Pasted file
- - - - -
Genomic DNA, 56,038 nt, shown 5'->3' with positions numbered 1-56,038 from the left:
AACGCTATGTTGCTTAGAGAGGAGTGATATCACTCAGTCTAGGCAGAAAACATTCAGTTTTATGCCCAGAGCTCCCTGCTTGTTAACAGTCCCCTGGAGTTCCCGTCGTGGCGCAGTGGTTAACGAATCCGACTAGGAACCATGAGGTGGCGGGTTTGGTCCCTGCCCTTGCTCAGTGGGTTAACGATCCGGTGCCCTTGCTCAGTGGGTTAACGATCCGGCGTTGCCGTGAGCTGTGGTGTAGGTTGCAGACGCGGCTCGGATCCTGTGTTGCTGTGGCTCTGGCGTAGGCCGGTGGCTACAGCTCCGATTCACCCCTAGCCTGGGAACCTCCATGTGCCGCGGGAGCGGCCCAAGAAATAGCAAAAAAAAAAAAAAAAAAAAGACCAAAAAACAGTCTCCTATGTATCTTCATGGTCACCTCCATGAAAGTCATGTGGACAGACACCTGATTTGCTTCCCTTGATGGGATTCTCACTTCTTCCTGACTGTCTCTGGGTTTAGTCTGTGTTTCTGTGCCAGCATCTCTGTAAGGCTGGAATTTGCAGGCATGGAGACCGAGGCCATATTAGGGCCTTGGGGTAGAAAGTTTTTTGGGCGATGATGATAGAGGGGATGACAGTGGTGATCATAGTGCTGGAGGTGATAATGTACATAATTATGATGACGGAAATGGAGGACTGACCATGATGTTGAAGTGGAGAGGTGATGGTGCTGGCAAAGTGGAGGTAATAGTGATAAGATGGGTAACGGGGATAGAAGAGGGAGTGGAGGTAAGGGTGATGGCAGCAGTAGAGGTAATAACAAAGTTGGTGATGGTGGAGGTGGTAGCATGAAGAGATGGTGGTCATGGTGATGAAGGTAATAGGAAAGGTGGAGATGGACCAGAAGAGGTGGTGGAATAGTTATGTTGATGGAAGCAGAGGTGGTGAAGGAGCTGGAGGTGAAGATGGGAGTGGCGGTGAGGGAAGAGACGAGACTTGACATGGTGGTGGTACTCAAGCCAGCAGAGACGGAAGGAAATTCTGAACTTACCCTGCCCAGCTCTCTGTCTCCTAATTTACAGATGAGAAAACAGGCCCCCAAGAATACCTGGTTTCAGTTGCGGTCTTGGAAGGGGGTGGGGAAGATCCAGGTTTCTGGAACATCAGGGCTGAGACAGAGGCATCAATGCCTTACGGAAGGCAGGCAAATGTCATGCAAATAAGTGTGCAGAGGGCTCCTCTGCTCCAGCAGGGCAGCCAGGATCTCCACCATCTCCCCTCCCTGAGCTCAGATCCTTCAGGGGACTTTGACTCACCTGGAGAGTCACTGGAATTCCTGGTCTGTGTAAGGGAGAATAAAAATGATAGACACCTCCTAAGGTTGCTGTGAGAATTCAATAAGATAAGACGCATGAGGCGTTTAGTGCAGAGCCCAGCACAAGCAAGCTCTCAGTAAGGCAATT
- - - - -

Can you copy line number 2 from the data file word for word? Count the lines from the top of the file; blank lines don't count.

AACGCTATGTTGCTTAGAGAGGAGTGATATCACTCAGTCTAGGCAGAAAACATTCAGTTTTATGCCCAGAGCTCCCTGCTTGTTAACAGTCCCCTGGAGTTCCCGTCGTGGCGCAGTGGTTAACGAATCCGACTAGGAACCATGAGGTGGCGGGTTTGGTCCCTGCCCTTGCTCAGTGGGTTAACGATCCGGTGCCCTTGCTCAGTGGGTTAACGATCCGGCGTTGCCGTGAGCTGTGGTGTAGGTTGCAGACGCGGCTCGGATCCTGTGTTGCTGTGGCTCTGGCGTAGGCCGGTGGCTACAGCTCCGATTCACCCCTAGCCTGGGAACCTCCATGTGCCGCGGGAGCGGCCCAAGAAATAGCAAAAAAAAAAAAAAAAAAAAGACCAAAAAACAGTCTCCTATGTATCTTCATGGTCACCTCCATGAAAGTCATGTGGACAGACACCTGATTTGCTTCCCTTGATGGGATTCTCACTTCTTCCTGACTGTCTCTGGGTTTAGTCTGTGTTTCTGTGCCAGCATCTCTGTAAGGCTGGAATTTGCAGGCATGGAGACCGAGGCCATATTAGGGCCTTGGGGTAGAAAGTTTTTTGGGCGATGATGATAGAGGGGATGACAGTGGTGATCATAGTGCTGGAGGTGATAATGTACATAATTATGATGACGGAAATGGAGGACTGACCATGATGTTGAAGTGGAGAGGTGATGGTGCTGGCAAAGTGGAGGTAATAGTGATAAGATGGGTAACGGGGATAGAAGAGGGAGTGGAGGTAAGGGTGATGGCAGCAGTAGAGGTAATAACAAAGTTGGTGATGGTGGAGGTGGTAGCATGAAGAGATGGTGGTCATGGTGATGAAGGTAATAGGAAAGGTGGAGATGGACCAGAAGAGGTGGTGGAATAGTTATGTTGATGGAAGCAGAGGTGGTGAAGGAGCTGGAGGTGAAGATGGGAGTGGCGGTGAGGGAAGAGACGAGACTTGACATGGTGGTGGTACTCAAGCCAGCAGAGACGGAAGGAAATTCTGAACTTACCCTGCCCAGCTCTCTGTCTCCTAATTTACAGATGAGAAAACAGGCCCCCAAGAATACCTGGTTTCAGTTGCGGTCTTGGAAGGGGGTGGGGAAGATCCAGGTTTCTGGAACATCAGGGCTGAGACAGAGGCATCAATGCCTTACGGAAGGCAGGCAAATGTCATGCAAATAAGTGTGCAGAGGGCTCCTCTGCTCCAGCAGGGCAGCCAGGATCTCCACCATCTCCCCTCCCTGAGCTCAGATCCTTCAGGGGACTTTGACTCACCTGGAGAGTCACTGGAATTCCTGGTCTGTGTAAGGGAGAATAAAAATGATAGACACCTCCTAAGGTTGCTGTGAGAATTCAATAAGATAAGACGCATGAGGCGTTTAGTGCAGAGCCCAGCACAAGCAAGCTCTCAGTAAGGCAATT